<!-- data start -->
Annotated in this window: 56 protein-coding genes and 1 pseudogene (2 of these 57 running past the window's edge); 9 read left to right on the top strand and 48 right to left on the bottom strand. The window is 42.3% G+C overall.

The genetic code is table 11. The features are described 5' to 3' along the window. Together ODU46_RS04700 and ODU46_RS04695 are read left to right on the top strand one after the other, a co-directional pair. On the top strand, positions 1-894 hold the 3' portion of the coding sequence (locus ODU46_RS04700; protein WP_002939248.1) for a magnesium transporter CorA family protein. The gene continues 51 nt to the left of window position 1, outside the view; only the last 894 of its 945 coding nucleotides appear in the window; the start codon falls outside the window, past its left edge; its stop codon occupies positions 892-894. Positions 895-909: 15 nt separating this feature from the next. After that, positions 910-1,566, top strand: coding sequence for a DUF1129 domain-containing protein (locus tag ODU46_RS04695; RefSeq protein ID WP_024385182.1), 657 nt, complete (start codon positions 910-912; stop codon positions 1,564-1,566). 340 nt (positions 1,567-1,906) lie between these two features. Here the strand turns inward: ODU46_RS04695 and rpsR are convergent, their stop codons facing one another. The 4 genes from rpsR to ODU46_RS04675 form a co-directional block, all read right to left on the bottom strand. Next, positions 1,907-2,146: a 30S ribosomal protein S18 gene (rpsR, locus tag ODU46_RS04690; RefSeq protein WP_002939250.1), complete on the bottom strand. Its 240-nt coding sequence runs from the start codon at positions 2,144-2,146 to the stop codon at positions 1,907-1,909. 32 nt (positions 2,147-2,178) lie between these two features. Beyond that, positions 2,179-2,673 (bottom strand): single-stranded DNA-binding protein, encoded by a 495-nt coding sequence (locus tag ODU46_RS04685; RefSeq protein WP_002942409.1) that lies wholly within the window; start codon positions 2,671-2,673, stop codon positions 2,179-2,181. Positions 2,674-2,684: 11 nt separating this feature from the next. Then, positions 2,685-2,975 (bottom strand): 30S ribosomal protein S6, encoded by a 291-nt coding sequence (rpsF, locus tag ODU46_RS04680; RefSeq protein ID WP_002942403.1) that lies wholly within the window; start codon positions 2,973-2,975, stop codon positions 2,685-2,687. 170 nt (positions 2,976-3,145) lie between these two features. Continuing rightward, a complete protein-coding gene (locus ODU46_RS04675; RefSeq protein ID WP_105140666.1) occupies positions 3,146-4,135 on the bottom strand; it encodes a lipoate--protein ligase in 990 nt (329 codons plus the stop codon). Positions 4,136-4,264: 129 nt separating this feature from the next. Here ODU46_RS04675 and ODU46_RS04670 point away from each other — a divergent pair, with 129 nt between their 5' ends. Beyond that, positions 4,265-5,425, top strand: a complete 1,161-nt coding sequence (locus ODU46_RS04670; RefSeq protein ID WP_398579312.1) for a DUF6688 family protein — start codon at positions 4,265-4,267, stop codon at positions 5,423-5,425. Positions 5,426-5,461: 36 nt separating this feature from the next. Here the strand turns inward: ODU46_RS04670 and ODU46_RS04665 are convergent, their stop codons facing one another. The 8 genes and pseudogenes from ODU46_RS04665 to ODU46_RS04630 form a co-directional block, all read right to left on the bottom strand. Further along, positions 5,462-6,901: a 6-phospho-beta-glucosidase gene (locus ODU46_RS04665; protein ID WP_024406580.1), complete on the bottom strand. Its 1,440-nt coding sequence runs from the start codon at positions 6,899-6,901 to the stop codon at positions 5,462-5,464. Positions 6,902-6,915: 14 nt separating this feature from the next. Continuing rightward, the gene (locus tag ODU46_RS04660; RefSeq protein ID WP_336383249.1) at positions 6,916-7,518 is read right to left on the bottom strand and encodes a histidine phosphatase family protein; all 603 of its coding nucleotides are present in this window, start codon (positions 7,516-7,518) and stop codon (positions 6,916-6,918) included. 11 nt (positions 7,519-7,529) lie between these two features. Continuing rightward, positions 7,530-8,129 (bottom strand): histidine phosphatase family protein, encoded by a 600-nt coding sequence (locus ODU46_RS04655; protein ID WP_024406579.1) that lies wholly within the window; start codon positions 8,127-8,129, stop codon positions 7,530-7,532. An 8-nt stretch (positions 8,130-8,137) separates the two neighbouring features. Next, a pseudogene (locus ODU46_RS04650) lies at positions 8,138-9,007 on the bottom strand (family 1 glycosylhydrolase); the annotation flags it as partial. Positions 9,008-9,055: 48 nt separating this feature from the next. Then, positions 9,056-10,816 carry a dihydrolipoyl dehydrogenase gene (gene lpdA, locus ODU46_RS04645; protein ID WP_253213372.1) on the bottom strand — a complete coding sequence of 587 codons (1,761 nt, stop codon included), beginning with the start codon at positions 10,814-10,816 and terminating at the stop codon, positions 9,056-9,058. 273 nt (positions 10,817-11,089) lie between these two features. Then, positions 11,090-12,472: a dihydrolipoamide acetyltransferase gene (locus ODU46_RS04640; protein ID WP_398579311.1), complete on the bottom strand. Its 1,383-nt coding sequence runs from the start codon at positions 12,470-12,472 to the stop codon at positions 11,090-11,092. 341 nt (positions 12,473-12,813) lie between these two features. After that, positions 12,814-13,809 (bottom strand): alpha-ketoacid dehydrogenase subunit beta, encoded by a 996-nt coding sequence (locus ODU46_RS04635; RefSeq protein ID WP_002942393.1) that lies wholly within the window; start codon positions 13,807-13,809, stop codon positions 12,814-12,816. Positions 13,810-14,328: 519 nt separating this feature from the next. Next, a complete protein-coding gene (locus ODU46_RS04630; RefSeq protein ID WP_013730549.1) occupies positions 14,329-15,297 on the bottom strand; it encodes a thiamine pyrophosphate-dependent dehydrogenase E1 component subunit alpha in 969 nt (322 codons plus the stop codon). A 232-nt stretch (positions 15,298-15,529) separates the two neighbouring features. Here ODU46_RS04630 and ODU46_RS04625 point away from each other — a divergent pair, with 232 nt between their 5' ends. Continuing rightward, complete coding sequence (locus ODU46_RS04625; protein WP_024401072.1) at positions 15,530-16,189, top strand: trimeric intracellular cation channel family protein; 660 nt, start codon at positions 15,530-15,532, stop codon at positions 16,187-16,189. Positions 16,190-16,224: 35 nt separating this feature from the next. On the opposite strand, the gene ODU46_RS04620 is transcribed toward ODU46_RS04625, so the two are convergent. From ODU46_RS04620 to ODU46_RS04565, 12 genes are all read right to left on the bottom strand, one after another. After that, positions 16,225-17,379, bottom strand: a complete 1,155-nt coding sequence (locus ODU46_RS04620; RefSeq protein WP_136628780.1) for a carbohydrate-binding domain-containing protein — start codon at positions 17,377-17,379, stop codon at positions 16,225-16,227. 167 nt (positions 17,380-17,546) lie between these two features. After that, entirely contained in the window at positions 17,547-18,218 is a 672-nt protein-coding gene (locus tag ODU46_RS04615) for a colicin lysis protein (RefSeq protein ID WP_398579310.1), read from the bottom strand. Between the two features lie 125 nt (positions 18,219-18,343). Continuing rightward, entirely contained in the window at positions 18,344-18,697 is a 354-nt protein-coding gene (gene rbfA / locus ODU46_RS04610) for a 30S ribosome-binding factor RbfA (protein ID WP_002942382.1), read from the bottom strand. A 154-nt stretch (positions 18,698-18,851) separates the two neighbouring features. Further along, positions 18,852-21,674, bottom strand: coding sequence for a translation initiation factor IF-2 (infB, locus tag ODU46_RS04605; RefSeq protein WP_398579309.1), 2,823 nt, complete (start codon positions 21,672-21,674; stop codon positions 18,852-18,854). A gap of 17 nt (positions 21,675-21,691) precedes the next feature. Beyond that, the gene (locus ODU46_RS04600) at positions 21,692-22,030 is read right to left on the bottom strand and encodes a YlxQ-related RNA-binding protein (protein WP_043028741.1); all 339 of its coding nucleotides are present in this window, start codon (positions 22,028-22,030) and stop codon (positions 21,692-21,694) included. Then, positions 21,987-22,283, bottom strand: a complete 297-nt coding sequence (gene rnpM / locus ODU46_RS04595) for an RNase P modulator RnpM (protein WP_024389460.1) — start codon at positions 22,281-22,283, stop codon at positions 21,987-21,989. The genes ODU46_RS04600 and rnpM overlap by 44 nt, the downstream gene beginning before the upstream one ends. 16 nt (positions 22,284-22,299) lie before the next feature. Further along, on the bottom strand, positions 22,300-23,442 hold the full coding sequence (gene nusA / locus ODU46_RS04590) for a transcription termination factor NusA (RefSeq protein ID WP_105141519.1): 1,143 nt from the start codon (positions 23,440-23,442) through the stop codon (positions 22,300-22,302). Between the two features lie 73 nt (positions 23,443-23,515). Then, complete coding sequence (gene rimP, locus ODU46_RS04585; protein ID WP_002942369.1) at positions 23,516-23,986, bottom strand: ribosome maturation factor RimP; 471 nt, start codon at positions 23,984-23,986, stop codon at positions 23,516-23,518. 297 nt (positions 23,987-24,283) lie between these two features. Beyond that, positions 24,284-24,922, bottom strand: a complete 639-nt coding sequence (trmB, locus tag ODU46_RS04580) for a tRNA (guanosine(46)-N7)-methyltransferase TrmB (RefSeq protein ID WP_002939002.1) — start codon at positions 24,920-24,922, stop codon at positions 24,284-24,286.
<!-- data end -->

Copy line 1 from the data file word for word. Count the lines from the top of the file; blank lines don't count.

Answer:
Annotated in this window: 56 protein-coding genes and 1 pseudogene (2 of these 57 running past the window's edge); 9 read left to right on the top strand and 48 right to left on the bottom strand. The window is 42.3% G+C overall.